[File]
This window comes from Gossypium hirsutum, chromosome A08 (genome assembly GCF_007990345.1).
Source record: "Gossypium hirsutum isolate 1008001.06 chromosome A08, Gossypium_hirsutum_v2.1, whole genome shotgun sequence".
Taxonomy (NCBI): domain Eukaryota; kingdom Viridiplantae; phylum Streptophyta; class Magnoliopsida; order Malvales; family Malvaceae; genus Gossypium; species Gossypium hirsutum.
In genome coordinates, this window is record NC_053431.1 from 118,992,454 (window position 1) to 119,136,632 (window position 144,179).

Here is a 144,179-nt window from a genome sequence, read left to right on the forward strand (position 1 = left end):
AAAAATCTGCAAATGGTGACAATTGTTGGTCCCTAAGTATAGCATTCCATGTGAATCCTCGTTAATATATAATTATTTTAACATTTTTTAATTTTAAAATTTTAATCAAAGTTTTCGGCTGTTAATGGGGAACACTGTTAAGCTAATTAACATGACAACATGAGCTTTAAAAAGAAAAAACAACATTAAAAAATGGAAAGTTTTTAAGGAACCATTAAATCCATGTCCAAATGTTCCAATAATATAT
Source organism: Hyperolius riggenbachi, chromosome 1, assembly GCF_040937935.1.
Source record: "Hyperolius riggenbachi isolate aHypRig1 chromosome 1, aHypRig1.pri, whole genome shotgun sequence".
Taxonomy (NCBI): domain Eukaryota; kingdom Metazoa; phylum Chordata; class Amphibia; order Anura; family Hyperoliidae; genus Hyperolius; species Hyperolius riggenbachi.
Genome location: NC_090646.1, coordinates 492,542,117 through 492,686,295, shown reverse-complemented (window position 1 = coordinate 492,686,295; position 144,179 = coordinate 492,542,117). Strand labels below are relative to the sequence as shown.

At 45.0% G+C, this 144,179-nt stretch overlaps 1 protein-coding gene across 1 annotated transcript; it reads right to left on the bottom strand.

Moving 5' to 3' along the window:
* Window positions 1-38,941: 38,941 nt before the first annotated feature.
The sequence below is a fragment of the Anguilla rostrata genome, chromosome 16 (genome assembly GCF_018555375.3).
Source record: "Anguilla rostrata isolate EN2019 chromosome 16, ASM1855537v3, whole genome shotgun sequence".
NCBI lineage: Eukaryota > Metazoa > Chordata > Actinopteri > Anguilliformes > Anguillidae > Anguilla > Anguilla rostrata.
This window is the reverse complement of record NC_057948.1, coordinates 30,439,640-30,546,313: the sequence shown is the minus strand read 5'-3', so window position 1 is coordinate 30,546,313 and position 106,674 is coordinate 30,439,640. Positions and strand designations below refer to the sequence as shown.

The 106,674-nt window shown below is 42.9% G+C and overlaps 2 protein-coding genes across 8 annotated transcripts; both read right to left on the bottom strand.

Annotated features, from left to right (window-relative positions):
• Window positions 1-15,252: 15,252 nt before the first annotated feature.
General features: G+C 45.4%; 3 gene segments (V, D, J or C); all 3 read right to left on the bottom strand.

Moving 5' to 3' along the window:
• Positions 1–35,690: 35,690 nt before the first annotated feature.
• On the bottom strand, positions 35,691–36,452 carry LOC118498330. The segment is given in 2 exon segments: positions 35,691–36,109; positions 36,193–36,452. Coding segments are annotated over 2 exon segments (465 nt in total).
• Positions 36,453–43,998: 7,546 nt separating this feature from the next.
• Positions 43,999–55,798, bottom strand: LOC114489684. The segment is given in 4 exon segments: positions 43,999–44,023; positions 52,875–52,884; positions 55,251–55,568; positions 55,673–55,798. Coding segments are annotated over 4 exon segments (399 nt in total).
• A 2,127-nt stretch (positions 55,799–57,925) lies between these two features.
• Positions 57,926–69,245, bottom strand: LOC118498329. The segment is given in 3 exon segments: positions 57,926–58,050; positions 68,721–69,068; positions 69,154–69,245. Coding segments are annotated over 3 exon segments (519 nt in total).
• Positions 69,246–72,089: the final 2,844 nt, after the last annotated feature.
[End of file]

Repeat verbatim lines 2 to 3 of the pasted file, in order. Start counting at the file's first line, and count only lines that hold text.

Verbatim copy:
Source record: "Gossypium hirsutum isolate 1008001.06 chromosome A08, Gossypium_hirsutum_v2.1, whole genome shotgun sequence".
Taxonomy (NCBI): domain Eukaryota; kingdom Viridiplantae; phylum Streptophyta; class Magnoliopsida; order Malvales; family Malvaceae; genus Gossypium; species Gossypium hirsutum.